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Concines majore poëta plectro
Caesarem, quandoque trahet feroces
Per sacrum clivum, merita decorus

Fronde, Sigambros;
Quo nihil majus meliusve terris
Fata donavere bonique divi,
Nec dabunt, quamvis redeant in aurum

Tempora priscum.
Concines laetosque dies, et Urbis
Publicum ludum, super impetrato
Fortis Augusti reditu, forumque

Litibus orbum.
Tum meae (si quid loquar audiendum)
Vocis accedet bona pars: et, O Sol
Pulcher, o laudande, canam, recepto

Caesare felix.
Tuque dum procedis, io Triumphe,
Non semel dicemus, io Triumphe,
Civitas omnis, dabimusque divis

Tura benignis.
Te decem tauri totidemque vaccae,
Me tener solvet vitulus relicta
Matre, qui largis juvenescit herbis

In mea vota;
Fronte curvatos imitatus ignes
Tertium lunae referentis ortum,
Qua notam duxit, niveus videri,

Cetera fulvus.

An outburst of exultation at the general approval with which the

first three Books of Odes, and the Secular Hymn had been received.

Him on whose birth, Melpomene,
Thou once hast looked with gentle eye,
Never shall athlete's mastery
In Isthmian conflict glorify.
Him, victor, in Achaian car,
Impetuous horse shall never bear :
In him, no enterprise of war,
Upon the Capitol, shall e'er,
A general wreathed with laurel show,
Who quelled the tumid threats of kings:
But him shall rivulets that flow
Welling from fertile Tibur's springs,
And groves with clustering ringlets hung,
Ennoble with Aeolian strains.
Me, Rome, of cities chief, among
Her favourite bards a place ordains :
And hushed is Envy's mordant tongue.
O Muse who, of my burnished shell
The dulcet clamour temperest,
Who with the swan's sonorous swell
Canst, if thou wilt, mute fish invest,
Wholly thy gift it is that I,
Inventor of the Roman lyre,
Am pointed out by passers by:
Thine that I breathe and please, if I
Indeed do please—thy gift entire !


QUEM tu, Melpomene, semel

Nascentem placido lumine videris, Illum non labor Isthmius

Clarabit pugilem; non equus impiger Curru ducet Achaico

Victorem; neque res bellica Deliis Ornatum foliis ducem,

Quod regum tumidas contuderit minas, Ostendet Capitolio :

Sed quae Tibur aquae fertile praefluunt, Et spissae nemorum comae,

Fingent Aeolio carmine nobilem. Romae principis urbium

Dignatur suboles inter amabiles Vatum ponere me choros ;

Et jam dente minus mordeor invido. O testudinis aureae

Dulcem quae strepitum, Pieri, temperas ! O mutis quoque piscibus

Donatura cycni, si libeat, sonum! Totum muneris hoc tui est,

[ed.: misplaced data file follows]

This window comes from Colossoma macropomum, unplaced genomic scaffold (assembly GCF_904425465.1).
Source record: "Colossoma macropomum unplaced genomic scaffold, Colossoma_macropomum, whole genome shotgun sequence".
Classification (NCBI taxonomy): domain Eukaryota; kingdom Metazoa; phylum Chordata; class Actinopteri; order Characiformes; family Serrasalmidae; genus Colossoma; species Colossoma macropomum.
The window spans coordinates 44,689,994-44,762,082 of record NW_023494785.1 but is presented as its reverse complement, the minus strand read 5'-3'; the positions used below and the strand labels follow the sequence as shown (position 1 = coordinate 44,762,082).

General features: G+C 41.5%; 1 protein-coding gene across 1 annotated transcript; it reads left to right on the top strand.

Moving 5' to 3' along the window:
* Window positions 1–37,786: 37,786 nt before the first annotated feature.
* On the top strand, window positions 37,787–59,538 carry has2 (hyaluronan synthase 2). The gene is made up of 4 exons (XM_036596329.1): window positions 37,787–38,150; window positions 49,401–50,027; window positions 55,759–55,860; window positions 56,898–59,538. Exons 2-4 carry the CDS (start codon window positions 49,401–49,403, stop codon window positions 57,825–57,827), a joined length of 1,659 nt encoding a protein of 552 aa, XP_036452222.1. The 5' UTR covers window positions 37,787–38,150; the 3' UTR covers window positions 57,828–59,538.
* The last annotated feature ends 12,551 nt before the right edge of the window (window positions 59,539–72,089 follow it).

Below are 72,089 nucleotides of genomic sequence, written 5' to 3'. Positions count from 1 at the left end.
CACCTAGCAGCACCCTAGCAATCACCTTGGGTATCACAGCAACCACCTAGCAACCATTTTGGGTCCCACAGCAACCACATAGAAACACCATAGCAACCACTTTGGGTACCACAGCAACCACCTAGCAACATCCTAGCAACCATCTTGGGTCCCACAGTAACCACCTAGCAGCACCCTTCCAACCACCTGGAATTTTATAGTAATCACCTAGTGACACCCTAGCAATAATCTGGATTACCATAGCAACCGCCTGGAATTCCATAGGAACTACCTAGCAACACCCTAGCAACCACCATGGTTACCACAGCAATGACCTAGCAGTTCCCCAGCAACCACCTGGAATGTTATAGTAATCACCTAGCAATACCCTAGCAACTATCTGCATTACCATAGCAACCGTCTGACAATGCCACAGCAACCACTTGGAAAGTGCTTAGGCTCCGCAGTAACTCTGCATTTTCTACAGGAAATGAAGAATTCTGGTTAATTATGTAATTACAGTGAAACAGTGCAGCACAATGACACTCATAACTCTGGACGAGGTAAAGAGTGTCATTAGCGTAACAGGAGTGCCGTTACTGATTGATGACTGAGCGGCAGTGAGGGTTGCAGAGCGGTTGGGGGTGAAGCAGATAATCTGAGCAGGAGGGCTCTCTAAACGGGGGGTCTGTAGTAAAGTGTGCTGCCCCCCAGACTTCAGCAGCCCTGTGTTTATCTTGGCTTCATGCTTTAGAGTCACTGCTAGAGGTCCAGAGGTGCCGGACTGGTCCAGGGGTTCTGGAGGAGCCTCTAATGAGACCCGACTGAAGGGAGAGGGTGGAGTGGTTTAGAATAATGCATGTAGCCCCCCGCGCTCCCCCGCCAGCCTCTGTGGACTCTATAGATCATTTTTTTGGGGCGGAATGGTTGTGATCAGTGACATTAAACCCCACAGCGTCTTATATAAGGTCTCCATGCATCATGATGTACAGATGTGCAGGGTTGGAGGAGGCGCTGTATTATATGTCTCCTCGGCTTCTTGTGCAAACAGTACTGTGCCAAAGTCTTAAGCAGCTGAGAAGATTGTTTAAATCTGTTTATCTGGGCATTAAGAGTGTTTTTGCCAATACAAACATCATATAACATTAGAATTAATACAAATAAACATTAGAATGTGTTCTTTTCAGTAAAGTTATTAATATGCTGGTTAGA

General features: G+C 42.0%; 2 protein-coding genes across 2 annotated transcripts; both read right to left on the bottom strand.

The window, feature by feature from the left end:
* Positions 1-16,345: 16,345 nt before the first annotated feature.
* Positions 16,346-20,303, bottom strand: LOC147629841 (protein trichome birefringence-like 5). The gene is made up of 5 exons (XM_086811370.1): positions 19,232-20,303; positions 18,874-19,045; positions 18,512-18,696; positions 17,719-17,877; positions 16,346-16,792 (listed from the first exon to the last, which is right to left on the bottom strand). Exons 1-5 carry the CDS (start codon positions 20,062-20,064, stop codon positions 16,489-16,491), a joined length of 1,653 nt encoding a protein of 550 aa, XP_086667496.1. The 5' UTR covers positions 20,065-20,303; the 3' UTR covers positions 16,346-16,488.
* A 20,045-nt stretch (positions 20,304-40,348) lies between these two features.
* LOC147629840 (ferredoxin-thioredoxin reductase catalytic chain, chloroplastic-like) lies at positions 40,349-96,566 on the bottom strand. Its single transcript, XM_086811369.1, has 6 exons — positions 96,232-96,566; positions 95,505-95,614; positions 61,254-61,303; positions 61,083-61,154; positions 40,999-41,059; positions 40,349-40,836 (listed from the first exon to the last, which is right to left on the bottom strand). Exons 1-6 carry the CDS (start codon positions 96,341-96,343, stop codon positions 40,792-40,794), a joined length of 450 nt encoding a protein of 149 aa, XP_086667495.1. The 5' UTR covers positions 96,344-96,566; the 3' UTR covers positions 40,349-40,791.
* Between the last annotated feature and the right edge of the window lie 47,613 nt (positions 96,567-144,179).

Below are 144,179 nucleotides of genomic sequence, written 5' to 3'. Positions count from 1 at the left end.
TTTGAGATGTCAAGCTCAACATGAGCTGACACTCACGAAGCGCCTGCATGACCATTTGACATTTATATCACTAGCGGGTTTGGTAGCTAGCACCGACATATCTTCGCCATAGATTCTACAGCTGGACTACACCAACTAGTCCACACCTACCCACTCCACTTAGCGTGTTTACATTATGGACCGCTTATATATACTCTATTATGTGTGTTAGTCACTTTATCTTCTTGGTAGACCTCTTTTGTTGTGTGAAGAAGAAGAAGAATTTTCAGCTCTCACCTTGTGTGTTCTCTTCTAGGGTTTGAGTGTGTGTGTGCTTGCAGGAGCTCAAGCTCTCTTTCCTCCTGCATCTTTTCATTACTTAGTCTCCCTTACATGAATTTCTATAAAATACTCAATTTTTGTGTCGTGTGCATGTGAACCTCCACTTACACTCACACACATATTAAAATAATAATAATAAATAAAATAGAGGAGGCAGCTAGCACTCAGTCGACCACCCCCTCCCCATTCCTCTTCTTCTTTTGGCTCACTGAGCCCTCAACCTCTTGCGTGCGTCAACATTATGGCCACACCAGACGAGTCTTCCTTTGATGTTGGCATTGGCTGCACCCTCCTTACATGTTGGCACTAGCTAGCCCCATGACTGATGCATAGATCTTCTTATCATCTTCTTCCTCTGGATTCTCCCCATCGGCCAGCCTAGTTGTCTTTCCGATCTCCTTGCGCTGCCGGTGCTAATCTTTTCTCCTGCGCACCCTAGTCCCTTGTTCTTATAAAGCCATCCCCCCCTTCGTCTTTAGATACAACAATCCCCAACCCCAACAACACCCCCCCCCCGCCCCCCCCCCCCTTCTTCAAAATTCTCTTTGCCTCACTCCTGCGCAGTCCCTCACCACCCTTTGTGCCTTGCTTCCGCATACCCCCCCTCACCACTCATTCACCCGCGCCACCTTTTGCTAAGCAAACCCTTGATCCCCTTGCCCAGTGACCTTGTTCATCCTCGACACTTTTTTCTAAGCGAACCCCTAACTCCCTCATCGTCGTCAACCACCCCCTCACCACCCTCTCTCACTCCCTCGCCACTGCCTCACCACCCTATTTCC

Quod monstror digito praetereuntium Romanae fidicen lyrae :

Quod spiro, et placeo (si placeo) tuum est.

In B.C. 15 the Vindelici, inhabitants of a district lying between the

Danube and the Lake of Constance, and their southern neighbours, the Rhaeti, commenced a series of predatory incursions into Cisalpine Gaul. Augustus, who together with his stepson Tiberius was at that time in Transalpine Gaul, having gone there to oppose the Sicambri, ordered Drusus, younger brother of Tiberius, to proceed against them from Rome, where he was serving the office of Quaestor. Drusus signally defeated the Vindelici, but Augustus nevertheless found it necessary to send Tiberius with more troops to his brother's assistance, and the two together completely subdued the offending tribes, whose territories thereupon became the Roman provinces of Rhaetia Prima and Secunda. In honour of these achievements Horace composed this Ode, and also the 14th of the 4th Book, the one more particularly in praise of Drusus, the other in that of Tiberius,

LIKE as the levin's wingèd minister
(To whom, found faithful with fair Ganymed,
The sovereign of the gods, great Jupiter,
The kingdom of the roving birds conveyed)
Is by his youth and inborn energy
Forth from his nest to unknown labours sped,
And, when the rains are past, is taught to try
By vernal breezes, unaccustomed things:
Timorous at first, on sheepcotes presently
A keen impetuous enemy he springs;
Nay, urged by lust of feasting and of fight,
Onslaught 'gainst reluctating dragons Alings:
Or like as a she-goat with sudden fright,
While browsing on luxuriant pasture, sees
A lion cub, weaned newly, opposite
Armed with young tooth that her death-warrant is :


QUALEM ministrum fulminis alitem (Cui rex deorum regnum in aves vagas Permisit, expertus fidelem

Juppiter in Ganymede flavo) Olim juventas et patrius vigor Nido laborum propulit inscium, Vernique, jam nimbis remotis,

Insolitos docuere nisus
Venti paventem : mox in ovilia
Demisit hostem vividus impetus:
Nunc in reluctantes dracones

Egit amor dapis atque pugnae :
Qualemve laetis caprea pascuis
Intenta, fulvae matris ab ubere
Jam lacte depulsum leonem,

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